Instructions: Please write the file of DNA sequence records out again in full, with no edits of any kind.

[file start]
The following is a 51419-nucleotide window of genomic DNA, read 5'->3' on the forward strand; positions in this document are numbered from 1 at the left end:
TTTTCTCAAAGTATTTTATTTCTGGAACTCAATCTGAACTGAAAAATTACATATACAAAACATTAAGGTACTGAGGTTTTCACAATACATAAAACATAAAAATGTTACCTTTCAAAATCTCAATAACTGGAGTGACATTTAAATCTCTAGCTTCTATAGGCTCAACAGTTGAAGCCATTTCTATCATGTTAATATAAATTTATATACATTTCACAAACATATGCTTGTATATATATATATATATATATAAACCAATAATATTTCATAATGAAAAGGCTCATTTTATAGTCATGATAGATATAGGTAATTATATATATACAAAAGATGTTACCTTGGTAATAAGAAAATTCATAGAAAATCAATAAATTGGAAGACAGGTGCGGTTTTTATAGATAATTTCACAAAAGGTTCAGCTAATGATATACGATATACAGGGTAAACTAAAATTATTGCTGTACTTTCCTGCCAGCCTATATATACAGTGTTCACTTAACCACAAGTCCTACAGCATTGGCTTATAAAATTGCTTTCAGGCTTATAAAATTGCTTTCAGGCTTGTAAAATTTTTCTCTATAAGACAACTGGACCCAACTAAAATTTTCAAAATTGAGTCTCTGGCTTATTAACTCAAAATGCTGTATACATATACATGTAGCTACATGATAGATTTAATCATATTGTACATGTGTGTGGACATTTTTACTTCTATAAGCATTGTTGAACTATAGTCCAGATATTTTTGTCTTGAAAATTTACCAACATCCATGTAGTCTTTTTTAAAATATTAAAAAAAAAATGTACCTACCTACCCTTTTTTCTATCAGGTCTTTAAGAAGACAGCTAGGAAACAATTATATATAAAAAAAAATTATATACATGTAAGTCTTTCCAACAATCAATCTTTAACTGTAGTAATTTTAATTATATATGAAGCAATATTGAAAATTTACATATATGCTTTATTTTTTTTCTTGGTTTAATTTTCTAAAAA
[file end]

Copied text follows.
The following is a 51419-nucleotide window of genomic DNA, read 5'->3' on the forward strand; positions in this document are numbered from 1 at the left end:
TTTTCTCAAAGTATTTTATTTCTGGAACTCAATCTGAACTGAAAAATTACATATACAAAACATTAAGGTACTGAGGTTTTCACAATACATAAAACATAAAAATGTTACCTTTCAAAATCTCAATAACTGGAGTGACATTTAAATCTCTAGCTTCTATAGGCTCAACAGTTGAAGCCATTTCTATCATGTTAATATAAATTTATATACATTTCACAAACATATGCTTGTATATATATATATATATATATAAACCAATAATATTTCATAATGAAAAGGCTCATTTTATAGTCATGATAGATATAGGTAATTATATATATACAAAAGATGTTACCTTGGTAATAAGAAAATTCATAGAAAATCAATAAATTGGAAGACAGGTGCGGTTTTTATAGATAATTTCACAAAAGGTTCAGCTAATGATATACGATATACAGGGTAAACTAAAATTATTGCTGTACTTTCCTGCCAGCCTATATATACAGTGTTCACTTAACCACAAGTCCTACAGCATTGGCTTATAAAATTGCTTTCAGGCTTATAAAATTGCTTTCAGGCTTGTAAAATTTTTCTCTATAAGACAACTGGACCCAACTAAAATTTTCAAAATTGAGTCTCTGGCTTATTAACTCAAAATGCTGTATACATATACATGTAGCTACATGATAGATTTAATCATATTGTACATGTGTGTGGACATTTTTACTTCTATAAGCATTGTTGAACTATAGTCCAGATATTTTTGTCTTGAAAATTTACCAACATCCATGTAGTCTTTTTTAAAATATTAAAAAAAAAATGTACCTACCTACCCTTTTTTCTATCAGGTCTTTAAGAAGACAGCTAGGAAACAATTATATATAAAAAAAAATTATATACATGTAAGTCTTTCCAACAATCAATCTTTAACTGTAGTAATTTTAATTATATATGAAGCAATATTGAAAATTTACATATATGCTTTATTTTTTTTCTTGGTTTAATTTTCTAAAAA